Wednesday, August 19, 2015

A Beautiful Truth

The other day my son posted a quote on Facebook. He had been at a Nashville Symphony Chorus rehearsal, I believe, and the conductor had said something profound:

"If you know of any way to get results other than discipline and hard work, please let me know. Is there something on Facebook or Instagram that I'm missing?"

You can go days on social media and not see anything of lasting value, then...this. I don't know the person who made this statement, but the instant I read it I wanted to meet him/her and give them a hug. It probably sounded familiar to Patrick, since I've been preaching this same gospel all of his life. The fact that he thought it worthy of sharing on Facebook made my day. The fact is, there is no better advice for a young person to hear than the notion that there are no shortcuts to success in life. 

I spent ten years teaching teenagers Sunday School at my church. I loved it, I loved them, basically because they were all so brand new to the world, so full of talent and potential. I would look at them and wonder what they would do with their lives, who would they become? Some of them had natural advantages like strong families, and well connected support groups. Some came from well off parents. Others didn't have much in the way of money or family support. So, each path would be different, more difficult for some, more headwinds, less resources. My message to them all was the same, if you want to make something of yourself in this world, there is no substitute for hard work.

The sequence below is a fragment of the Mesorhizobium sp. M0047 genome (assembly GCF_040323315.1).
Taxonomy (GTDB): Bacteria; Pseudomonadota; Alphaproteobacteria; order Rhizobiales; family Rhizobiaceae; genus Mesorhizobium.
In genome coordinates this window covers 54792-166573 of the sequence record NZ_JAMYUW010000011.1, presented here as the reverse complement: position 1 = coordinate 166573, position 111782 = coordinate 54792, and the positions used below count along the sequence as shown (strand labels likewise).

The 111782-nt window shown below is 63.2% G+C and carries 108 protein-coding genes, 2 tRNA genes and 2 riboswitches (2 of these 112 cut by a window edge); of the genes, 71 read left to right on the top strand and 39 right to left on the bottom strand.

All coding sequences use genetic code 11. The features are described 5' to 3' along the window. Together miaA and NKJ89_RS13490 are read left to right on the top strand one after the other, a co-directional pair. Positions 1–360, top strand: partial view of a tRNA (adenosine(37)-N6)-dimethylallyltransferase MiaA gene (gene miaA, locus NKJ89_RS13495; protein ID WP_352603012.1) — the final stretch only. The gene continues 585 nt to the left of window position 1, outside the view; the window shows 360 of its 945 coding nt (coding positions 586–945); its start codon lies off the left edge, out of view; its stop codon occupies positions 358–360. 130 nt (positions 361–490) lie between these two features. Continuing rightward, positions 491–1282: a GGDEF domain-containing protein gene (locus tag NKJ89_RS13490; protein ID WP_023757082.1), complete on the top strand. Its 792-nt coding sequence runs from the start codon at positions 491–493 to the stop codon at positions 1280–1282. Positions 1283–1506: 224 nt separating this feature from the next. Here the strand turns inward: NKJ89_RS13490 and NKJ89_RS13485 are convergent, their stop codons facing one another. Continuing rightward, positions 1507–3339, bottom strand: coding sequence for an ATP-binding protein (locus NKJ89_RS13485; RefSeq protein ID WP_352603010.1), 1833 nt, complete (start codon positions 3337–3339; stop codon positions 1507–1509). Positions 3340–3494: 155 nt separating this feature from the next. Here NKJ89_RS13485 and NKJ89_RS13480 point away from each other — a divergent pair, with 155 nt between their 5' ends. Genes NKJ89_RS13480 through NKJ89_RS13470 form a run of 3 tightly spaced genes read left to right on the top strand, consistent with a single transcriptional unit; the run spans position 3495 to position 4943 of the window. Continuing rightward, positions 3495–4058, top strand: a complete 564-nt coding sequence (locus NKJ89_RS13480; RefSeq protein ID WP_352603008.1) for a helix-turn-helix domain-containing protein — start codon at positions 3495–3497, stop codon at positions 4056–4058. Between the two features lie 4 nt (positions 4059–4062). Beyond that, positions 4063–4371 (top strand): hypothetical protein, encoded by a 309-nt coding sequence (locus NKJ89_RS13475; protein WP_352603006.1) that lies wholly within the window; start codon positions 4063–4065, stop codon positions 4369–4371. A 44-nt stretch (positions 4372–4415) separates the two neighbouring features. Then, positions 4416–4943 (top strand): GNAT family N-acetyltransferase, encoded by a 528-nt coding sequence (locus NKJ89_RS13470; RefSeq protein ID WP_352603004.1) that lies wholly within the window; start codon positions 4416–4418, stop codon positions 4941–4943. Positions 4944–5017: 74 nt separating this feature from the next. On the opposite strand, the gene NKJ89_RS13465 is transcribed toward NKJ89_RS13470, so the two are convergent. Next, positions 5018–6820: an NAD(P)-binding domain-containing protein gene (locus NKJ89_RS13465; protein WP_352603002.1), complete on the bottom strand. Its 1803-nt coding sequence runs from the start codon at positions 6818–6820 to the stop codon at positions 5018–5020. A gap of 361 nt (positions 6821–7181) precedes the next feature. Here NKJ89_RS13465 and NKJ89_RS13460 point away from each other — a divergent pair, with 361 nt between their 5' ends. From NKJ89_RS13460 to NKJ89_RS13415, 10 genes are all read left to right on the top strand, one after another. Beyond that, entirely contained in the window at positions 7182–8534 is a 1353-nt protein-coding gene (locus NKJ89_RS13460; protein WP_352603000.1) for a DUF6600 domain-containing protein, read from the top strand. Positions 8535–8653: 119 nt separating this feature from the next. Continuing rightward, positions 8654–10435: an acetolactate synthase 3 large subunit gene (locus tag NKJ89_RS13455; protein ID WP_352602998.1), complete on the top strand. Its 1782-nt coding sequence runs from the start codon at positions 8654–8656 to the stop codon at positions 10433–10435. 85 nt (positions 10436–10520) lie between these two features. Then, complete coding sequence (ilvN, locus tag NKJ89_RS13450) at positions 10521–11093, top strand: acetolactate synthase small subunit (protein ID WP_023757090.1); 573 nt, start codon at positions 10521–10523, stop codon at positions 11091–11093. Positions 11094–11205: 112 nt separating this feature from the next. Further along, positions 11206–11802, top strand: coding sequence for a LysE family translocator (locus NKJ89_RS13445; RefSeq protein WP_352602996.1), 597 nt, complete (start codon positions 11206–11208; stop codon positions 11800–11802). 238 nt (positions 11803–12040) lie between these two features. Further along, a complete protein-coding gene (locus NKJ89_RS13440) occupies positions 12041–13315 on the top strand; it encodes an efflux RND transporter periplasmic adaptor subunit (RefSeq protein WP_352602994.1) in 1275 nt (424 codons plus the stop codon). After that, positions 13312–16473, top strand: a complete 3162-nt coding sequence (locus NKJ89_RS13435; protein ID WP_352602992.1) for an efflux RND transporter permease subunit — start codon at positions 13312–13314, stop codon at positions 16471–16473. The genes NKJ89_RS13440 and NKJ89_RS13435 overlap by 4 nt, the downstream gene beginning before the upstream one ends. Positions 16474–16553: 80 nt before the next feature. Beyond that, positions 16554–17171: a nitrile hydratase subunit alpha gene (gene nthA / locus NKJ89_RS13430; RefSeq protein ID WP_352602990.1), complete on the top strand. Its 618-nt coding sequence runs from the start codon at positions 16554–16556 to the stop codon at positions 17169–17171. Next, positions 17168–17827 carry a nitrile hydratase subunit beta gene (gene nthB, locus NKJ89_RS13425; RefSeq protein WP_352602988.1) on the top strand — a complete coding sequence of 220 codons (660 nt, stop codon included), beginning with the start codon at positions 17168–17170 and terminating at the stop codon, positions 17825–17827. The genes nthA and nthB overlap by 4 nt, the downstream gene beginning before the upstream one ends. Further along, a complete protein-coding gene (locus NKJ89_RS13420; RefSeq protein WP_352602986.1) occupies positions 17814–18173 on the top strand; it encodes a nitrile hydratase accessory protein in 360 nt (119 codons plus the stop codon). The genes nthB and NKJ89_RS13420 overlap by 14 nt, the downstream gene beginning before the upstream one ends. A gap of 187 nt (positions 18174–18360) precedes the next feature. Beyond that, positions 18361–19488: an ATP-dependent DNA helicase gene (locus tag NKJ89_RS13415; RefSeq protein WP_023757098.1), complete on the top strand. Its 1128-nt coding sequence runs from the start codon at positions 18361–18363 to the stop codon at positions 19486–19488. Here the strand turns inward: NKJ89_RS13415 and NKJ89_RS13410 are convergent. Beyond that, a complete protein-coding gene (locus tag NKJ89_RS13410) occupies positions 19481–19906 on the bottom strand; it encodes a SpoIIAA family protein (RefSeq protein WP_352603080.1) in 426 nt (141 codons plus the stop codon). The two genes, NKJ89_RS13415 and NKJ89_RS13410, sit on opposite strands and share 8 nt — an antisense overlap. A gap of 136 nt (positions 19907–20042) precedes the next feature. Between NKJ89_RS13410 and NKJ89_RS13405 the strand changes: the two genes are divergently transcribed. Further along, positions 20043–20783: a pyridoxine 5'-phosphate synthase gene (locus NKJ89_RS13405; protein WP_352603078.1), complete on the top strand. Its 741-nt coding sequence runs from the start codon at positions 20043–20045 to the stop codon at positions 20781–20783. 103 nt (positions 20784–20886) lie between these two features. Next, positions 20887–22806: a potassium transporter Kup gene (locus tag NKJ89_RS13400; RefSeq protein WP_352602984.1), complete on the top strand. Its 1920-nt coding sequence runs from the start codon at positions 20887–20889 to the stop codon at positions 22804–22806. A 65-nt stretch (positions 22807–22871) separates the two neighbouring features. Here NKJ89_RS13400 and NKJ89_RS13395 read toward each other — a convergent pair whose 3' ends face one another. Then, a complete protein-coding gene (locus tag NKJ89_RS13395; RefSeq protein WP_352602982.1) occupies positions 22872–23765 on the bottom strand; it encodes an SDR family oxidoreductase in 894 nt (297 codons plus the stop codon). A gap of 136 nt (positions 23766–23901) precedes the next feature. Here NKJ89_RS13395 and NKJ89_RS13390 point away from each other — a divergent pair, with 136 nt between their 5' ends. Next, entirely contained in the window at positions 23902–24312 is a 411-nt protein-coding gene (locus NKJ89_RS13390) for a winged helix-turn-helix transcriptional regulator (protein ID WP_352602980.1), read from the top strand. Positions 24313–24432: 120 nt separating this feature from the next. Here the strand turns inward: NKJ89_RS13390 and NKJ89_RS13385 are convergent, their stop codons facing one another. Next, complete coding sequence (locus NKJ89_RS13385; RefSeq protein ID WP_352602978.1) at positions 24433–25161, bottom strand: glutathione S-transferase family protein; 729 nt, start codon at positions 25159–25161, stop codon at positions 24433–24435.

Years have passed since the days when my house was overrun by wild, starving teenagers every weekend. But I have never lost track of those kids, hundreds of them, thanks in no small part to social media sites like Facebook. Some of the most advantaged kids have struggled finding their way as adults. Some of the kids with the most barriers in their way have flourished. Many of the kids who I thought would do well have. But there have also been surprises. That strange boy who never said a lot, or that shy girl who always seemed sad about something have astonished me with what they have been able to build with their lives. Everyone of them who have done well have one thing in common...they all have worked their tails off. None of them have won the lottery, not a single one has inherited a fortune or stumbled onto some get rich quick scheme. None of them have been overnight successes. It's been a slow hard grind, full of setbacks and disappointments, but despite the difficulties, or perhaps because of them, they have overcome and built wonderful lives for themselves.

So, to the conductor who imparted this beautiful truth to a group of singers in Nashville, whoever you are...thank you.